If you’ve ever eaten hemp seeds, worn a hemp bracelet, or used body care products with hemp as an ingredient, you might find it hard to believe that cannabis’s non-intoxicating cousin wasn’t legal in the U.S. until 2018, when lawmakers finally made hemp legal as part of the 2018 Farm Bill after more than 80 years of prohibition. Prior to hemp’s legalization, and because of arcane FDA rules about the harmless crop, US farmers were not allowed to grow it on US soil.
Prior to 2018, some parts of the hemp plant, primarily textile made from hemp fiber and seeds from the aerial parts of the plant, could be imported to the US as long as the product contained less than 0.3% THC. This shortsightedness turned out to be a big financial loss for US markets since prohibition on hemp didn’t discourage consumers from seeking it out.
In 2017, US consumers spent $553 million on hemp food, supplements, and body care products, all of which were made with hemp seed oil from foreign countries — primarily China, as China, Hungary, and Romania are the top producers of hemp in the world.
American consumers love body care products, and are eager to try new cannabis-infused goods judging by the explosive growth of the CBD market, expected to expand by nearly 16% and become a $1.8 billion industry by 2022. With that being said, is investing in hemp body care products good for your skin and are they worth the price?
What is hemp soap?
Hemp soap is exactly what it sounds like: a cleansing agent, typically found in either liquid or bar form, that contains hemp seed oil as one of its primary ingredients. But not all hemp soaps are created equal. Soap in general is made by mixing fat and oil with a base. Ingredient labels are required to list ingredients in descending order, so the ingredient with the highest concentration will be listed first, and those with lesser ingredients follow down the line. If hemp is toward the bottom of that list, there probably isn’t enough hemp seed oil in the soap to provide any of its myriad benefits. Other ingredients often in hemp soap typically include moisturizing oils like jojoba or coconut, and essential oils such as peppermint or lavender to sweeten the smell.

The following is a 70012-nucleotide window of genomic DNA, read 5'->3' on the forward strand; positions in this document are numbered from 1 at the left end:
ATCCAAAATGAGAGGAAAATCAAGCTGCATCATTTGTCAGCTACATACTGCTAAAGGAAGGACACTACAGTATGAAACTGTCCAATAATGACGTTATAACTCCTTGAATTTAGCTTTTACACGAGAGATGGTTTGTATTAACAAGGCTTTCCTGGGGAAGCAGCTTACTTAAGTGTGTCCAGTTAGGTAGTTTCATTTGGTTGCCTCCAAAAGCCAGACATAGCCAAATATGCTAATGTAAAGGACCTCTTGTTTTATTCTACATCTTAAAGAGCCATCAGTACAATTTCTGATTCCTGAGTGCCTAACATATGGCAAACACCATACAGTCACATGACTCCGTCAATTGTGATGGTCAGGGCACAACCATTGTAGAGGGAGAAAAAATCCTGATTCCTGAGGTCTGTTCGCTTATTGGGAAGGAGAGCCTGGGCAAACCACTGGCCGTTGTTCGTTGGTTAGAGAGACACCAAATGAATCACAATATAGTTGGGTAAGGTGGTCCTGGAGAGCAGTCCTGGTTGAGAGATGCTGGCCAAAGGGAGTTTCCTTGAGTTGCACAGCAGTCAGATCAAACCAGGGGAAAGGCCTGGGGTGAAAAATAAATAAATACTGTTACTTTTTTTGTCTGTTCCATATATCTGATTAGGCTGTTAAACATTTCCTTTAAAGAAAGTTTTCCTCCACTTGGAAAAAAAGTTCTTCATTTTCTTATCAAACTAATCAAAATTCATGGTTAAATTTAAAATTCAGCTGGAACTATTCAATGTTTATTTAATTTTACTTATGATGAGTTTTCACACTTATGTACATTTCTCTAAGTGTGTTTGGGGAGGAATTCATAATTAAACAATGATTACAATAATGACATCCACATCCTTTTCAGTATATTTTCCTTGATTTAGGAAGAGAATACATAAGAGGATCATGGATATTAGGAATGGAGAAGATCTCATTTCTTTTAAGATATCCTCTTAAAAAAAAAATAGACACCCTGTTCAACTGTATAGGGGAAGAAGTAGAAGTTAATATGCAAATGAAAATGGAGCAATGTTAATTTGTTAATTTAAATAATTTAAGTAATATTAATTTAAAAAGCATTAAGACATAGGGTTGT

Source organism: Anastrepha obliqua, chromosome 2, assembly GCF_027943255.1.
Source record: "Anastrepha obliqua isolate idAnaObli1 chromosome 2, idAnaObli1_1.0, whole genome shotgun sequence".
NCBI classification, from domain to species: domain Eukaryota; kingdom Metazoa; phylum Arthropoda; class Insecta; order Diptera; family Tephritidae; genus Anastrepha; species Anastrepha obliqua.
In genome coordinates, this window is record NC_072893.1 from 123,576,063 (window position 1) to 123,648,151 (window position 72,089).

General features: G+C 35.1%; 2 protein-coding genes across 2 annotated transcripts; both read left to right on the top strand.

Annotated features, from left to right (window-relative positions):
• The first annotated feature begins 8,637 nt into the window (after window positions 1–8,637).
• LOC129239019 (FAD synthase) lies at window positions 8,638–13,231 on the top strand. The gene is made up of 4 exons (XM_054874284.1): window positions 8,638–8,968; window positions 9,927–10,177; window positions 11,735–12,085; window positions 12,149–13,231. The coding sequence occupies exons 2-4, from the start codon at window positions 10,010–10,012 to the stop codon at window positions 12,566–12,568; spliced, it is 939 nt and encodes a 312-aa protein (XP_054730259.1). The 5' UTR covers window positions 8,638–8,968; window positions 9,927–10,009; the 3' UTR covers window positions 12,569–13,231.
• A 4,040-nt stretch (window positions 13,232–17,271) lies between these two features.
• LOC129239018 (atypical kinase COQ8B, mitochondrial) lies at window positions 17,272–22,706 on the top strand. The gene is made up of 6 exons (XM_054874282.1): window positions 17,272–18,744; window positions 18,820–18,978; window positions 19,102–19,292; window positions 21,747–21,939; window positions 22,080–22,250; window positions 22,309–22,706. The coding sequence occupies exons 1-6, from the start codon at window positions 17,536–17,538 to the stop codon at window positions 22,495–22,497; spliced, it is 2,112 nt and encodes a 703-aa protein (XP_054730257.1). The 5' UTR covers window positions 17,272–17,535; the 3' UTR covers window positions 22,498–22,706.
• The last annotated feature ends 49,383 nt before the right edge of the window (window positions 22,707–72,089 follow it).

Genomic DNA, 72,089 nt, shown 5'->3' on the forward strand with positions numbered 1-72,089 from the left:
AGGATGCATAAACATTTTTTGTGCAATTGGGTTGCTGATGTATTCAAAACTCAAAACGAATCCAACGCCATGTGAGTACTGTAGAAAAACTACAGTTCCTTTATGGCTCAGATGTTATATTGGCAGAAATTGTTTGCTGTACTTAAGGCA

Both hemp and soap have been used by humans for thousands of years. The first known formula for the making of soap-like materials — water, alkali, and cassia oil — was found on a Babylonian clay tablet that dates back to approximately 2800 BCE. It is not known for certain whether prehistoric people used hemp for food but it is assumed, and we know for sure that pieces of hemp cloth have been dated to 8000 BCE.
Far from their primordial roots, hemp and soap have come a long way. In addition to hemp’s explosive growth, the size of the bath soap market in 2020 reached $20.5 billion and is expected to expand to $27.5 billion by 2026..
Keep in mind that hemp soap and CBD soap are not the same. CBD is the non-intoxicating cannabinoid sometimes added to body care products, often at an inflated cost to consumers. Make sure to read the label to ensure that the product a company is selling as CBD is not actually hemp seed oil.
What is hemp soap good for?
Arguably the most well-known hemp soap on the market, Dr. Bronner’s All-One! Hemp Soap, was founded in 1948 by Dr. Emanuel Bronner — who wasn’t actually a doctor. You’ve probably seen the large sixteen ounce bottles with the eye-catching labels full of tiny text sharing Emanuel’s All-One vision on the shelves at your local natural grocer.
Though Dr. Bronner’s didn’t add hemp seed oil to their famous castile soap until 1998, according to their website, their hemp soap can be used for anything and everything. I took the company at their word and diluted the soap to do some cleaning around the house and found it worked well on the hardwood floor, but I’ve also used the refreshingly tingly peppermint soap in the shower. Other suggested uses are for laundry, washing the dishes, giving your dog a bath, and even to brush your teeth.
Most hemp soaps in the space are much more specialized and intended only for bathing, and you certainly wouldn’t want to use a hemp soap infused with CBD for house cleaning tasks like mopping the floor or cleaning the sink.
Is hemp oil good for skin?
Using hemp seed oil can help even out skin’s oil production. It’s also full of omega-6 essential fatty acids which can be a powerful anti-inflammatory agent. Many people with conditions like psoriasis, eczema, and acne find some relief when using hemp soap. It may also be beneficial for those who do not have those conditions, but need some relief from sensitive or very dry skin.
In addition to its anti-inflammatory properties, hemp seed oil is an excellent moisturizing agent because of compounds like linoleic acid and oleic acid, which are not produced by the body. By using hemp seed oil topically, it may help reduce fine lines, wrinkles, and other signs of aging such as redness or dark spots. Hemp seed oil is also ultra-moisturizing and will not pull moisture from your skin, unlike products that contain chemical compounds found in soap like triclosan.
To add an additional layer to an anti-wrinkle, anti-aging regimen, consider adding hemp seeds or hemp seed oil to your diet to accompany graceful aging from the inside out.
Can hemp soap cause a false positive on a THC test?
Nope — hemp seed oil is made from pressing non-psychoactive seeds from the hemp plant into oil. In addition, cannabis topicals such as hemp soap are designed to be used at an actual application site — in this case the face or the body — and not internally.
The dermis is an excellent barrier to keeping out any cannabinoids that could show up on a drug panel.